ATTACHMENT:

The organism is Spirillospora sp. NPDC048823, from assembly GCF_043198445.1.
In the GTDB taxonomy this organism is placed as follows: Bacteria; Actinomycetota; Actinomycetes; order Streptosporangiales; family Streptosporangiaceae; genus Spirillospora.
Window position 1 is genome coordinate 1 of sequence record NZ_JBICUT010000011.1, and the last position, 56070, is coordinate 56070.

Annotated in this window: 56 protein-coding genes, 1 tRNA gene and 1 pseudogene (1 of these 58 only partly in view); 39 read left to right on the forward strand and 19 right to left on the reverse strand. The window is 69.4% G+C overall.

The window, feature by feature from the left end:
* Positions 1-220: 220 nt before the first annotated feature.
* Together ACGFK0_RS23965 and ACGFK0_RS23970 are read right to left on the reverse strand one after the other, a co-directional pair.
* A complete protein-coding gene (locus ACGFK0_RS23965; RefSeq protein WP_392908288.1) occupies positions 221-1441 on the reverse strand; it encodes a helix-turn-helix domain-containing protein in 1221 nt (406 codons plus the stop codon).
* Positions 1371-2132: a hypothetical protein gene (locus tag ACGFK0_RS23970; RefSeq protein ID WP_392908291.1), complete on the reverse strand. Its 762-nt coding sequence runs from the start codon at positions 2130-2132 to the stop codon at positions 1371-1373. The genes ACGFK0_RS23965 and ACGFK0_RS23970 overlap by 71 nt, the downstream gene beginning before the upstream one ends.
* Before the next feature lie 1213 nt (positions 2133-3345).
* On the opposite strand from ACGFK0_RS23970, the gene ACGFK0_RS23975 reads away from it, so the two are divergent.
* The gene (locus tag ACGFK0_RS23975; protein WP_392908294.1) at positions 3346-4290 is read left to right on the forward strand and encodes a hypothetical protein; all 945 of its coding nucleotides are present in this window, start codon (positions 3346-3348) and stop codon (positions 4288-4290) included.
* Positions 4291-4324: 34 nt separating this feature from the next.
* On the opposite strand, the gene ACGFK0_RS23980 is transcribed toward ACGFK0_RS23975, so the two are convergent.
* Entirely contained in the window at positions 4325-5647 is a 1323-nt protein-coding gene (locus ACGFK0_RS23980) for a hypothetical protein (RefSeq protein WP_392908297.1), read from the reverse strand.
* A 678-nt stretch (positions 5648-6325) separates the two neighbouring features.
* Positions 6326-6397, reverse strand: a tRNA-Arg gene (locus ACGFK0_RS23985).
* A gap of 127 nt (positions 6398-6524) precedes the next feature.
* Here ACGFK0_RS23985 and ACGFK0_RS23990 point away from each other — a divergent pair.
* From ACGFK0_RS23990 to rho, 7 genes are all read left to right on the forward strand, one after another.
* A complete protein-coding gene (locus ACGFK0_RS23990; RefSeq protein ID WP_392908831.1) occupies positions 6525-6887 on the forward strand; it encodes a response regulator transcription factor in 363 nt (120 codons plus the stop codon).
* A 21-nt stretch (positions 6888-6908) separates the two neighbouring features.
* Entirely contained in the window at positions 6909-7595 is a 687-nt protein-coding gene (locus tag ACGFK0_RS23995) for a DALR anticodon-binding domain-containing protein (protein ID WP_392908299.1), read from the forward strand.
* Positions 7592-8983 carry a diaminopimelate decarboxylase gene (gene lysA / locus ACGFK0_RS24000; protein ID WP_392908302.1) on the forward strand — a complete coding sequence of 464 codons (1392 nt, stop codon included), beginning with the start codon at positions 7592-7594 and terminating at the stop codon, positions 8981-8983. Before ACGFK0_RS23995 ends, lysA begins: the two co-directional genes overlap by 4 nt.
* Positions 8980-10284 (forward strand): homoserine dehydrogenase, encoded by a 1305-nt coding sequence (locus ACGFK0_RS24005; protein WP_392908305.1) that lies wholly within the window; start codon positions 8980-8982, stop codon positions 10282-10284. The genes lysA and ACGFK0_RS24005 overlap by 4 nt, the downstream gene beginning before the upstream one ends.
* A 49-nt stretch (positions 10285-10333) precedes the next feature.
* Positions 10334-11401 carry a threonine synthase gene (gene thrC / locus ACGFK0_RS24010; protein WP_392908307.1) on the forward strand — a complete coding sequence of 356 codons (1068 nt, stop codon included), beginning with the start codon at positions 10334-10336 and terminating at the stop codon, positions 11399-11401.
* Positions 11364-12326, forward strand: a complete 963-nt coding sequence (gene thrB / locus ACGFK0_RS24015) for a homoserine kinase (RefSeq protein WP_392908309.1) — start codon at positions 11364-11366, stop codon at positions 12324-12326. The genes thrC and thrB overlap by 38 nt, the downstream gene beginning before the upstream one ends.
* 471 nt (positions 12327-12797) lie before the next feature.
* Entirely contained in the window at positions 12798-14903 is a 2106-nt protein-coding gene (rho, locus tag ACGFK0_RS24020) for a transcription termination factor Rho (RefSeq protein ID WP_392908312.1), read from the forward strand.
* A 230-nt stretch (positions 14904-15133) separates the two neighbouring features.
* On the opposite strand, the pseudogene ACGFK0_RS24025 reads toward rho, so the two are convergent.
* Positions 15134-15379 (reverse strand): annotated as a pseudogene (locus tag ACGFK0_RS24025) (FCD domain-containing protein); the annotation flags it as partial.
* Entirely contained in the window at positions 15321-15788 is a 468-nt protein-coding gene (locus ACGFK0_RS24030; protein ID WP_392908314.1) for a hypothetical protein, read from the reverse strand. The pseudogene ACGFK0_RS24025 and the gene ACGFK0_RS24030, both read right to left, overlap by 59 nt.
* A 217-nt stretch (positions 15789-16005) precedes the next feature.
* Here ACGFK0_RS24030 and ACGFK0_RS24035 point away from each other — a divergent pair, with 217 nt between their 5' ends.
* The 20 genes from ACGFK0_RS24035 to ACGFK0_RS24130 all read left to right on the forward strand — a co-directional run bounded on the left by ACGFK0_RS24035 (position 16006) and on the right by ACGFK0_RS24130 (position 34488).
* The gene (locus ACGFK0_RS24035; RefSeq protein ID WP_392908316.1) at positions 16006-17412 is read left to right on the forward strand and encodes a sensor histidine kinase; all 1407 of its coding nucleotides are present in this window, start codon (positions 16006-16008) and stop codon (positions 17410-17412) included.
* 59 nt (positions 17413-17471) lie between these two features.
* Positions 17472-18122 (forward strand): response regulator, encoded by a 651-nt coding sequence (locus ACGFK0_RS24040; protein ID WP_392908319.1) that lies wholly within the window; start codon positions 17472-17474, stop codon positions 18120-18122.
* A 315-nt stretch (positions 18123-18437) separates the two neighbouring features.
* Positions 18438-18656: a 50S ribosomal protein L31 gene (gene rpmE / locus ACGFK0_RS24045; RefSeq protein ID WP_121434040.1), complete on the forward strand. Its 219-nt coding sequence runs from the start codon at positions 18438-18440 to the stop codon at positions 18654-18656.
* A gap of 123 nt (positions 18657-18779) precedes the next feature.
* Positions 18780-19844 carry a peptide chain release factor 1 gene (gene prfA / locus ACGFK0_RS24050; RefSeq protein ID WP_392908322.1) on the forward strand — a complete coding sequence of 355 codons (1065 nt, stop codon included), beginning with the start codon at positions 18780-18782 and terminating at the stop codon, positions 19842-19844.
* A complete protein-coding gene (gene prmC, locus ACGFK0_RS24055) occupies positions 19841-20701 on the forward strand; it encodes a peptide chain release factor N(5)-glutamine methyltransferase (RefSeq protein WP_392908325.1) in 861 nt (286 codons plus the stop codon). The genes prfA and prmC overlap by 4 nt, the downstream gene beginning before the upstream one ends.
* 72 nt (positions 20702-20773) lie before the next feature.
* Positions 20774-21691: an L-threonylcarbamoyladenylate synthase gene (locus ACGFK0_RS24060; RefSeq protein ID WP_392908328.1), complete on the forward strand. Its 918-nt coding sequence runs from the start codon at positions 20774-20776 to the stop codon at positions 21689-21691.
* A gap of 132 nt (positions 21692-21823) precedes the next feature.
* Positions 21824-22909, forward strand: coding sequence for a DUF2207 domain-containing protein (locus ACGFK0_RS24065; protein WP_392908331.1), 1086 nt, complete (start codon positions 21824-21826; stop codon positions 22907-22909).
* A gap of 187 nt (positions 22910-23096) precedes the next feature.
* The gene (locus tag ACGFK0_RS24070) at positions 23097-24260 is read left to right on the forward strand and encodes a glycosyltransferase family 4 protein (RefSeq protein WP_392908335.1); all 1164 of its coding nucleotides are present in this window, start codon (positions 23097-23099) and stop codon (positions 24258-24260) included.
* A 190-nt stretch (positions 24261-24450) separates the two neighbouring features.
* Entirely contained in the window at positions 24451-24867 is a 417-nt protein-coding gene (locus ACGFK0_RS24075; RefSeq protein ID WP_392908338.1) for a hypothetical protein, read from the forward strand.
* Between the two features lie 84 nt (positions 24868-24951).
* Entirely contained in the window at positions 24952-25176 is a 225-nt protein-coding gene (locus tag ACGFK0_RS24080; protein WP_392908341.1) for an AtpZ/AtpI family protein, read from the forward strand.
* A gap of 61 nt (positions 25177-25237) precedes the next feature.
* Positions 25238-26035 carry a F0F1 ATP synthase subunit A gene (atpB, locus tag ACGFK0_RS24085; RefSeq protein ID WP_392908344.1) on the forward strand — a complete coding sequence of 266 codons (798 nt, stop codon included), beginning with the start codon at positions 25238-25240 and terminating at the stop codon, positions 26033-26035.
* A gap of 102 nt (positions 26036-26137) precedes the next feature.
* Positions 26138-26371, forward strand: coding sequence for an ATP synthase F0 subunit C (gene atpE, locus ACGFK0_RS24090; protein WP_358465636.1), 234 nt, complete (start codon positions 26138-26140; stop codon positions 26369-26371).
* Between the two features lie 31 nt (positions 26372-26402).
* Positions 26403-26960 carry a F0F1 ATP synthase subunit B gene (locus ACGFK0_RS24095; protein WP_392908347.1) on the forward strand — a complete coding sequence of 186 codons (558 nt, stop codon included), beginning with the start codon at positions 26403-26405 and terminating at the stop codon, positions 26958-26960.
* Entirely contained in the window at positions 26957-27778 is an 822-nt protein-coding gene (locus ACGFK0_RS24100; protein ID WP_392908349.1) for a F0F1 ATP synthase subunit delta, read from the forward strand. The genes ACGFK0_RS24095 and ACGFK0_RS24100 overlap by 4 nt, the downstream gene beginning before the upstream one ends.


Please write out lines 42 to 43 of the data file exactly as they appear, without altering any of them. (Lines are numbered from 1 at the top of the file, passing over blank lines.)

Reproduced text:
* Positions 18438-18656: a 50S ribosomal protein L31 gene (gene rpmE / locus ACGFK0_RS24045; RefSeq protein ID WP_121434040.1), complete on the forward strand. Its 219-nt coding sequence runs from the start codon at positions 18438-18440 to the stop codon at positions 18654-18656.
* A gap of 123 nt (positions 18657-18779) precedes the next feature.